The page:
Thursday, July 10, 2014
[photo by Robb Hanks]
I am offering a sneak preview of my brand new novel Disposable Heroes. This standalone short story was first published in issue 5 of Botticelli Magazine back in May. Disposable Heroes is something of Sports/Mystery/Thriller/Love Story. The main character Gil Reyes has mistakenly thought to be the Soccer Super Star, Rolo Peña who has gone missing. When Gil is offered a handsome bribe to pose as the kidnapped star, he doesn’t shy away. He needs the money, and is intrigued by the challenge. For the first time, he feels like he’s making something out of his crummy life. He thrives on the cheers and sometimes even believes he’s Mamajauana’s big hero. Curiosity drives him to find out what happened to the real Rolo so Gil begins to pursue the missing player’s trail, all the while honoring his commitment to the crooked officials. When he meets Rolo’s girlfriend, Millie, at a charming beach town, Gil knows he’s doomed. He falls in love with her, and his conscience goes into a tailspin. Then he meets the real Rolo Peña and fireworks spew.
The Inner Stitches
Welcome to Mamajuana City. Bask in the belching fumes, tiny smog monsters, as cars shoehorn through lanes and the constant, horn-blare suggest the sound of vuvuzela marking the rush hour. By Avenida Lijares, crusty-nailed men whisk off orange vests and cruddy helmets. Stray dogs prowl the rubble-ridden streets.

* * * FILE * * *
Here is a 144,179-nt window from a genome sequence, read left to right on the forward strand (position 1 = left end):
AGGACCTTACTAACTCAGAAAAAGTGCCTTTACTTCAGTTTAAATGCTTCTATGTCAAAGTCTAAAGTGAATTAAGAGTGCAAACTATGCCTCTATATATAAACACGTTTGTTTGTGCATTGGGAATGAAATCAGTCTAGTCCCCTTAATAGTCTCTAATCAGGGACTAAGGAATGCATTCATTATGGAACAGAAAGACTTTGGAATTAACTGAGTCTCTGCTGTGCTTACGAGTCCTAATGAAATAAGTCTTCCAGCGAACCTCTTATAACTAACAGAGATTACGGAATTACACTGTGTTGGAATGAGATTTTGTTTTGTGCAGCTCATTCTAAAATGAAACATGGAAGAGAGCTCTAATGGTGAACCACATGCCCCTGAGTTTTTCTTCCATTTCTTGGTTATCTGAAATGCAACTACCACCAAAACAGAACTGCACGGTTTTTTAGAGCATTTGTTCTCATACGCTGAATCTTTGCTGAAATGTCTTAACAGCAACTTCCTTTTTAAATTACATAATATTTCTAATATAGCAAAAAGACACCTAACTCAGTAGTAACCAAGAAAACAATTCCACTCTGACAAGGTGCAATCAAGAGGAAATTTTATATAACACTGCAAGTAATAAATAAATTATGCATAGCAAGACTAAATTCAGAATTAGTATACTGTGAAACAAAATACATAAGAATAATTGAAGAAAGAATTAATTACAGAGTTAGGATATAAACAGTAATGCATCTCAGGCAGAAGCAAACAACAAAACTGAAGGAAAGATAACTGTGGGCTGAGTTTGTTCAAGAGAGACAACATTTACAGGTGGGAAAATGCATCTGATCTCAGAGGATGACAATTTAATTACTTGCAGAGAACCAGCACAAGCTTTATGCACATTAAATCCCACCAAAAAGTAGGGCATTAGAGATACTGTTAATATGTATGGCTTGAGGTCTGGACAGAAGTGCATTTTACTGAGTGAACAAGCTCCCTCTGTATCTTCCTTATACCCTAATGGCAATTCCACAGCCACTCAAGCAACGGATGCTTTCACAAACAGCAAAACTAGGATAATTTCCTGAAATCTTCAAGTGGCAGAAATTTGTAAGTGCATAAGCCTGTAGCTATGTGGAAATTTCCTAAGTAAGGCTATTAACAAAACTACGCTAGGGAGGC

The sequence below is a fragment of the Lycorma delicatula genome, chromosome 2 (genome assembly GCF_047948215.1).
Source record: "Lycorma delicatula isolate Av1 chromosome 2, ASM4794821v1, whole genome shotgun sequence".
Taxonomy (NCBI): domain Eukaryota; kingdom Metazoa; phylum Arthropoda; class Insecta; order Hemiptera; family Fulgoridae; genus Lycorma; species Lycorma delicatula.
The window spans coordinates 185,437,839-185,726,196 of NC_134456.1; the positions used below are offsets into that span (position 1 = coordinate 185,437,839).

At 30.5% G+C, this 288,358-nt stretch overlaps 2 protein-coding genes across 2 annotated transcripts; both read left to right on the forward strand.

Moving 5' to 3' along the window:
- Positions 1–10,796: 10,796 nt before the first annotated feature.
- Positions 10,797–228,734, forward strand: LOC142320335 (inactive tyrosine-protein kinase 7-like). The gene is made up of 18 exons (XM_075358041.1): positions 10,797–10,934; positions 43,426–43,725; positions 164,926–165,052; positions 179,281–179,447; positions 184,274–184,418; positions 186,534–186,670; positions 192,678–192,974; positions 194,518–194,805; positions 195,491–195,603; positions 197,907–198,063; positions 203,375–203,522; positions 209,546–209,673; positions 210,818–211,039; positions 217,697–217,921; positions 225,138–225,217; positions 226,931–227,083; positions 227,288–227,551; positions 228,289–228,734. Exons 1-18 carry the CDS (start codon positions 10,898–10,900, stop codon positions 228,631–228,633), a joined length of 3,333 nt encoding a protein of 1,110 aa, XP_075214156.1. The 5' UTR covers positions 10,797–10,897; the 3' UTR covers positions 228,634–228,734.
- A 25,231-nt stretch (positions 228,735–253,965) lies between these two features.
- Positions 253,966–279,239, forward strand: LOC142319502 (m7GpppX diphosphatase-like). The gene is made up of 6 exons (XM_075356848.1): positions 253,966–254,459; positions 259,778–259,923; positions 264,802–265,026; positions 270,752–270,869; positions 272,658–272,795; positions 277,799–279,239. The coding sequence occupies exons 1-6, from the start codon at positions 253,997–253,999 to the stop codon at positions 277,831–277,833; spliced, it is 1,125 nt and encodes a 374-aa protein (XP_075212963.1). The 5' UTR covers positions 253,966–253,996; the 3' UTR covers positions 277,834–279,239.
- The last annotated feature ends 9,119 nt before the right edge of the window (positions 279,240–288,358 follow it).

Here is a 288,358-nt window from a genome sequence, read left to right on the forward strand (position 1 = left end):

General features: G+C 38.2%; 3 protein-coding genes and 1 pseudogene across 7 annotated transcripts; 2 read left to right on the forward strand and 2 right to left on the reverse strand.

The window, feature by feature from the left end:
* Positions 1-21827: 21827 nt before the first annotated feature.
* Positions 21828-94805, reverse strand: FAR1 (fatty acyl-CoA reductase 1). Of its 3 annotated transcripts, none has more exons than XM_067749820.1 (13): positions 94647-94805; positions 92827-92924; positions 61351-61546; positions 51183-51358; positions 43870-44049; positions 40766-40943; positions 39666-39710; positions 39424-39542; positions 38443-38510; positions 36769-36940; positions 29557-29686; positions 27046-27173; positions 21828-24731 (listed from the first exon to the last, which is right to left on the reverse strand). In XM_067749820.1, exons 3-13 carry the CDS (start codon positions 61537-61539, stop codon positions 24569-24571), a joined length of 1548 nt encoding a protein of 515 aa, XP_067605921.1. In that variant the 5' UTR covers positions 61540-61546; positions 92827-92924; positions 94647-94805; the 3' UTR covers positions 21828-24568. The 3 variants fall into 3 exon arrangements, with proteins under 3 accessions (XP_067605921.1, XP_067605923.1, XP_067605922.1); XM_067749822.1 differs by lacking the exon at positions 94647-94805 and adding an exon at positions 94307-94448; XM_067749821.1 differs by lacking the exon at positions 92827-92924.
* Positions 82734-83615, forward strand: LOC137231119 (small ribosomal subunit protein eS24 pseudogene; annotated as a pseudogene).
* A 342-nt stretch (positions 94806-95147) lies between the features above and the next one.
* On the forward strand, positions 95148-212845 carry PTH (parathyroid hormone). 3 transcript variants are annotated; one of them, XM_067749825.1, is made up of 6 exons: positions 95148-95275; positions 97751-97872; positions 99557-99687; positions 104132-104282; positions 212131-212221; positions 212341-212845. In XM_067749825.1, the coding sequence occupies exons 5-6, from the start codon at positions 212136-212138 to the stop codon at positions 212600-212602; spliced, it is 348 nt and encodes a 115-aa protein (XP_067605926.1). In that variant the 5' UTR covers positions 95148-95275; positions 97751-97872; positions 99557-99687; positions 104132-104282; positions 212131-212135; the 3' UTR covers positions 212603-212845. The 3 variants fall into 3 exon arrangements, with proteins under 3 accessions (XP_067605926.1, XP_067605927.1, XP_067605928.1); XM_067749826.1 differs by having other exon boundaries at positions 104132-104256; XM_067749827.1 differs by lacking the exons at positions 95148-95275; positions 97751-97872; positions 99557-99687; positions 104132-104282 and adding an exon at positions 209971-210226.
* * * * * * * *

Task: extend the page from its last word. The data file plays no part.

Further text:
At the foothills, they make the finest furniture: solid pine dressers, bookcases, and wicker chairs. The hills behind are dotted with mountain people trying to stitch a better life. They weave scarves and blankets then return to their squalor in the hills. They’re happy.
In the open market, a young mother slumps on a stool, breastfeeding her baby while shoppers buy mangoes and frijolitos. Scattered on the floor is a rainbow of fruit and nuts. Chunky women weigh bags of grain and rice. Flies buzz in harmony. This brings us to the sun-baked boy, stitching soccer balls. He sits Buddha-still on the dirt with bloodshot eyes, zeroing in on his rubber meal ticket, whisking tight loops with his needle through the ball between his knees. He’s got surgical precision. His lithe fingers belong to a gifted pianist, but his raw knuckles are crooked, two nails spliced.
Shattered huts, trash, and the stench of decay stretch languorously. While the boy takes a moment to rub his eyes, some punk snatches the ball, tucks it underarm and blazes off. He heads toward the hills. The boy jumps up, stutters two steps and slips on a mango rind— #%@*#. He wipes his soiled hand on his shirt, leaving behind smudge. Then he grabs a few more strips of rubber and stitches anew.
Across the street, spindly boys kick a tattered ball back and forth. They bully each other, their hardened eyes and bruised cheeks have the deft touch of fine patina. Blur of dirt, and dreams so near, make them squint and scramble. They push, shove, kick and cajole. They carry on until a purple wound splits the ashen sky. Rain pelts the earth with unbridled malice.